The High Taxes in Westchester as Seen Through the Lens of the New York Times

J Philip Faranda May 12, 2011

I am told that Westchester County property taxes are the highest in the nation. After reading this article in the New York Times on the effects of tax grievances in the County, I was inspired to make the following comment:

 People aren’t grieving their taxes because of the companies selling the service; companies are selling the service because taxes here are insane. 

What the article fails to address-astonishing, really, considering the subject matter- was the feeding frenzy of the town governments when the market was hot. They’d raise your taxes to the tune of 50% in 10 years, but when values went down they weren’t very interested in making corrections downward. Municipal and school budgets got bloated in the madness as well, which never should have occured. God forbid you build a deck or add a bathroom- they would hammer you. 

Many of these grievances are new homeowners saddled with assessments that are six figures higher than their purchase price. It could be far worse- most towns valuations assessments are decades-old figures that require a complicated equilization to translate to real market numbers. If more people saw the real numbers, appeals would spike.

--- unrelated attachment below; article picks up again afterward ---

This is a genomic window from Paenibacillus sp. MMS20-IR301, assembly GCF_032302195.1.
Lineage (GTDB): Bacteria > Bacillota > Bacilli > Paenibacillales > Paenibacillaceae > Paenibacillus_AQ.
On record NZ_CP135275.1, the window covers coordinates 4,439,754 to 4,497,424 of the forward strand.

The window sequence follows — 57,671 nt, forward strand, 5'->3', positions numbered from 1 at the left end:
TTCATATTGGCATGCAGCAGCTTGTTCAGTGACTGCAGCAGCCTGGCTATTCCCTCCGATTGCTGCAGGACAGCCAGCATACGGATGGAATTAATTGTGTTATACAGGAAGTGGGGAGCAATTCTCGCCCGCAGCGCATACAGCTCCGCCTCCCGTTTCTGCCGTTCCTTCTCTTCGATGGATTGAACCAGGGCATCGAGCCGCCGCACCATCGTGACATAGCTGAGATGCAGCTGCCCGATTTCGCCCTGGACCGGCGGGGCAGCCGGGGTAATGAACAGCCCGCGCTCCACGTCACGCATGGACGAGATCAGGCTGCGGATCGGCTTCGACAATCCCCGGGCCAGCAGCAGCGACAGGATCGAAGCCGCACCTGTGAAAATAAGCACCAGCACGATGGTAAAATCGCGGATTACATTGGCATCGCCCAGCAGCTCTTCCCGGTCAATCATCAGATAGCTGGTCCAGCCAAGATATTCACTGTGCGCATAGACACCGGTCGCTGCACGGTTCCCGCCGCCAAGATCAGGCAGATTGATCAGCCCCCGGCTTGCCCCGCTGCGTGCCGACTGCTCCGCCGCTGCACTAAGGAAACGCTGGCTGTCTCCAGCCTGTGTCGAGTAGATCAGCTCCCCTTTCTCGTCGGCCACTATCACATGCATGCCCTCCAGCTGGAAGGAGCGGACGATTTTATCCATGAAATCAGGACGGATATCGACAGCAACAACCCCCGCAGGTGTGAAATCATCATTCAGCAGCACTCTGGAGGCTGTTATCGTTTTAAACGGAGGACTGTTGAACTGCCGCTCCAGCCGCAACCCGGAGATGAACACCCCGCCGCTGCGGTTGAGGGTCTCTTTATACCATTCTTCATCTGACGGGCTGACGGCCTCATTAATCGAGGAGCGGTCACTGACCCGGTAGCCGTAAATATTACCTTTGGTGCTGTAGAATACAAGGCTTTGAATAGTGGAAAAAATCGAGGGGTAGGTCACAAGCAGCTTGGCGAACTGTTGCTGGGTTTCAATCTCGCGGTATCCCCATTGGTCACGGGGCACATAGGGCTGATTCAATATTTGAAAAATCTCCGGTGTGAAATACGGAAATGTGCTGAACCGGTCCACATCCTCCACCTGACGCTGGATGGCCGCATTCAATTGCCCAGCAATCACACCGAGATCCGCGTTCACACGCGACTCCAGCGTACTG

There were other comments worth reading and I highly recommend checking out the editors choices. This guy was particularly compelling, asking the Times to just stop covering Westchester because their coverage was just off. 

The NY Times does, in my view, have a peculiar view of my county, and it seems hard to believe we border New York city at the Bronx. Westchester has plenty of affluence but we also have lots of working middle class property owners who are getting hammered with assessments that do not accurately reflect market value. The notion that we should just pay them anyway because, heck, we’re rich right? is insanity. 

Moreover, the suggestion that tax appeal companies are driving the high number of grievances is also incredibly obtuse. That is supply-side economics, an anathema to the Times. The companies aren’t creating the demand for lower taxes, the high taxes are. I don’t know the exact percentage of my buyer clients who do so, but plenty of them grieve their taxes as soon as they close, because their purchase price is far under their assessed value. 

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